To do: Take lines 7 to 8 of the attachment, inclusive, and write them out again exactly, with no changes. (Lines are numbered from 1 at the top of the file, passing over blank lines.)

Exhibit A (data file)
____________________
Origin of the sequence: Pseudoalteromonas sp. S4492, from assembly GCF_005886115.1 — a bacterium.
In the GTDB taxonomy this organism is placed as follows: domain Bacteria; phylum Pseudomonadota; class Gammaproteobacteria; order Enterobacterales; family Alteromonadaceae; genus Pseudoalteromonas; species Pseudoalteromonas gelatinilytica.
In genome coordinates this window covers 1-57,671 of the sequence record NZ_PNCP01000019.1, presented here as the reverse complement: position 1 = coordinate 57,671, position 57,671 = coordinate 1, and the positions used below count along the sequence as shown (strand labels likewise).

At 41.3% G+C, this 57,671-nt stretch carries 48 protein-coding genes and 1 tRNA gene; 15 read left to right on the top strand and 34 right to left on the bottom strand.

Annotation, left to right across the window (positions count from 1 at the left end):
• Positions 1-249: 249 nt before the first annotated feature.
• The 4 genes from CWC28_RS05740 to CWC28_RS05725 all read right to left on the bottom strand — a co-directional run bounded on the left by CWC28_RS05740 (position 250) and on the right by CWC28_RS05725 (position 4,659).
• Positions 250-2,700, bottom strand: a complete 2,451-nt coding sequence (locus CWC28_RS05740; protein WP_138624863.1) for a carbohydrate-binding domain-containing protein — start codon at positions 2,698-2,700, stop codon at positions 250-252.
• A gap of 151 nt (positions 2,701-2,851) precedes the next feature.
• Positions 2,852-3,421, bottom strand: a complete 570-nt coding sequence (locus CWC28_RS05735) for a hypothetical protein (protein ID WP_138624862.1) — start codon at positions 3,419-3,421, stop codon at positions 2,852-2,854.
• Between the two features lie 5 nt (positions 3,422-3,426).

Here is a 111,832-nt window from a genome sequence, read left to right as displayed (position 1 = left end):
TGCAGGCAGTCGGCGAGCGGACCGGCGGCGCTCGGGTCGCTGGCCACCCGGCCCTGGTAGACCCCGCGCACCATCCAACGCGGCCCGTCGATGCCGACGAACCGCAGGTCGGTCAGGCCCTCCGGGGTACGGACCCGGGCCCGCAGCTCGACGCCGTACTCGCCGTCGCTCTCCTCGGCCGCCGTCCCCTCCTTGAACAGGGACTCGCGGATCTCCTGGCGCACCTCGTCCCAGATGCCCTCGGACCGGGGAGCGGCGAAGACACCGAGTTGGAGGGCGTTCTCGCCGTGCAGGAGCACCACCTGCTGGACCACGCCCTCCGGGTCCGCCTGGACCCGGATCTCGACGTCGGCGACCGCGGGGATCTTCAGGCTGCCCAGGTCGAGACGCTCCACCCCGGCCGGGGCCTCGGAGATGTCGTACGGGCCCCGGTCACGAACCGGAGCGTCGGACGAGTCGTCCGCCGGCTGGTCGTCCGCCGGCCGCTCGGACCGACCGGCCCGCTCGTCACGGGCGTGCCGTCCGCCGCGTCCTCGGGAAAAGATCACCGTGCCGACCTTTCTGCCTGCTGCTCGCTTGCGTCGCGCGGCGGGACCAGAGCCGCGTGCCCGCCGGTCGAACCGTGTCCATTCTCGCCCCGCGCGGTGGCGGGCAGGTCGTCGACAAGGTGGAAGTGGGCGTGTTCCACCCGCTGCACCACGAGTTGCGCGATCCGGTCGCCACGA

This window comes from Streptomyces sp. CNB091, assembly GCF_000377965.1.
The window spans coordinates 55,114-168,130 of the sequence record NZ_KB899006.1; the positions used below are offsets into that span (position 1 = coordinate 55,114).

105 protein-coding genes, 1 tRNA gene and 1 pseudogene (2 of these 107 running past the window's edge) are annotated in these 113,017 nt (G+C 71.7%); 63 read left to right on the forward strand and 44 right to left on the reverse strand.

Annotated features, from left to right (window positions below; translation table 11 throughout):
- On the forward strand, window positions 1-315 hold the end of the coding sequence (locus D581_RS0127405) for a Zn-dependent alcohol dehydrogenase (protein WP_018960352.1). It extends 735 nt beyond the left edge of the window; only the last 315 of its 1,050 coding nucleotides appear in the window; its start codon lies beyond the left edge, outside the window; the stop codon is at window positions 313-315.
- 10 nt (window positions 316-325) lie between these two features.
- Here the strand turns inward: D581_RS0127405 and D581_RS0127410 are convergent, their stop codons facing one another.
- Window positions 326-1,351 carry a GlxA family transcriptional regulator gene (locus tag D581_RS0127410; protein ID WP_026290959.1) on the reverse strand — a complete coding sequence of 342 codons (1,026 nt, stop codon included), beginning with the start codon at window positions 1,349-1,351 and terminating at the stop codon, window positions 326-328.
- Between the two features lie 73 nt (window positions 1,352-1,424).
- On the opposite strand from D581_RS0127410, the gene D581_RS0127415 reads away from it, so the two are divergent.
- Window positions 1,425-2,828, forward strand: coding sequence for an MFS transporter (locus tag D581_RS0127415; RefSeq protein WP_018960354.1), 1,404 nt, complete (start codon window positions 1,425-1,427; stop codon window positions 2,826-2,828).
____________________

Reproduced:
• The 4 genes from CWC28_RS05740 to CWC28_RS05725 all read right to left on the bottom strand — a co-directional run bounded on the left by CWC28_RS05740 (position 250) and on the right by CWC28_RS05725 (position 4,659).
• Positions 250-2,700, bottom strand: a complete 2,451-nt coding sequence (locus CWC28_RS05740; protein WP_138624863.1) for a carbohydrate-binding domain-containing protein — start codon at positions 2,698-2,700, stop codon at positions 250-252.